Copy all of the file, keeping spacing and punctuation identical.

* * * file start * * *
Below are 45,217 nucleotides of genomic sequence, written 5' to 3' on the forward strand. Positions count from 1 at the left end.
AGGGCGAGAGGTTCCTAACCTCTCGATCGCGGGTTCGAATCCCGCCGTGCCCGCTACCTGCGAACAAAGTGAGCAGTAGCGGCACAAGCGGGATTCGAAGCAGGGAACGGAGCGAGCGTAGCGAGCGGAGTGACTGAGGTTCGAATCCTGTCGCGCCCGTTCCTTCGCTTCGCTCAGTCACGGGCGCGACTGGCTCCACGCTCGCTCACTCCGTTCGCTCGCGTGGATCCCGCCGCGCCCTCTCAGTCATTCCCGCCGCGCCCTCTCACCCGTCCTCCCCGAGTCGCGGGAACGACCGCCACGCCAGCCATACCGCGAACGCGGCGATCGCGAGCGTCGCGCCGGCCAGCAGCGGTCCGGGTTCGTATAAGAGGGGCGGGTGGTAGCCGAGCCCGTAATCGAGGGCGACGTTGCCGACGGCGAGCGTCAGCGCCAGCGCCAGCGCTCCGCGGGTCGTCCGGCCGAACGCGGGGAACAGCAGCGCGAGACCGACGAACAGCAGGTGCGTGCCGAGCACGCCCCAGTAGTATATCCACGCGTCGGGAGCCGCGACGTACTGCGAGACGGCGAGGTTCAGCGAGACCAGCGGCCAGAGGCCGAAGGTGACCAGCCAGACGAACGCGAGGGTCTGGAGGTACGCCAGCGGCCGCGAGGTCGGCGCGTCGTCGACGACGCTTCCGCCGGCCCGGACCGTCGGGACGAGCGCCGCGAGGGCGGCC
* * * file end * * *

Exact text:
Below are 45,217 nucleotides of genomic sequence, written 5' to 3' on the forward strand. Positions count from 1 at the left end.
AGGGCGAGAGGTTCCTAACCTCTCGATCGCGGGTTCGAATCCCGCCGTGCCCGCTACCTGCGAACAAAGTGAGCAGTAGCGGCACAAGCGGGATTCGAAGCAGGGAACGGAGCGAGCGTAGCGAGCGGAGTGACTGAGGTTCGAATCCTGTCGCGCCCGTTCCTTCGCTTCGCTCAGTCACGGGCGCGACTGGCTCCACGCTCGCTCACTCCGTTCGCTCGCGTGGATCCCGCCGCGCCCTCTCAGTCATTCCCGCCGCGCCCTCTCACCCGTCCTCCCCGAGTCGCGGGAACGACCGCCACGCCAGCCATACCGCGAACGCGGCGATCGCGAGCGTCGCGCCGGCCAGCAGCGGTCCGGGTTCGTATAAGAGGGGCGGGTGGTAGCCGAGCCCGTAATCGAGGGCGACGTTGCCGACGGCGAGCGTCAGCGCCAGCGCCAGCGCTCCGCGGGTCGTCCGGCCGAACGCGGGGAACAGCAGCGCGAGACCGACGAACAGCAGGTGCGTGCCGAGCACGCCCCAGTAGTATATCCACGCGTCGGGAGCCGCGACGTACTGCGAGACGGCGAGGTTCAGCGAGACCAGCGGCCAGAGGCCGAAGGTGACCAGCCAGACGAACGCGAGGGTCTGGAGGTACGCCAGCGGCCGCGAGGTCGGCGCGTCGTCGACGACGCTTCCGCCGGCCCGGACCGTCGGGACGAGCGCCGCGAGGGCGGCC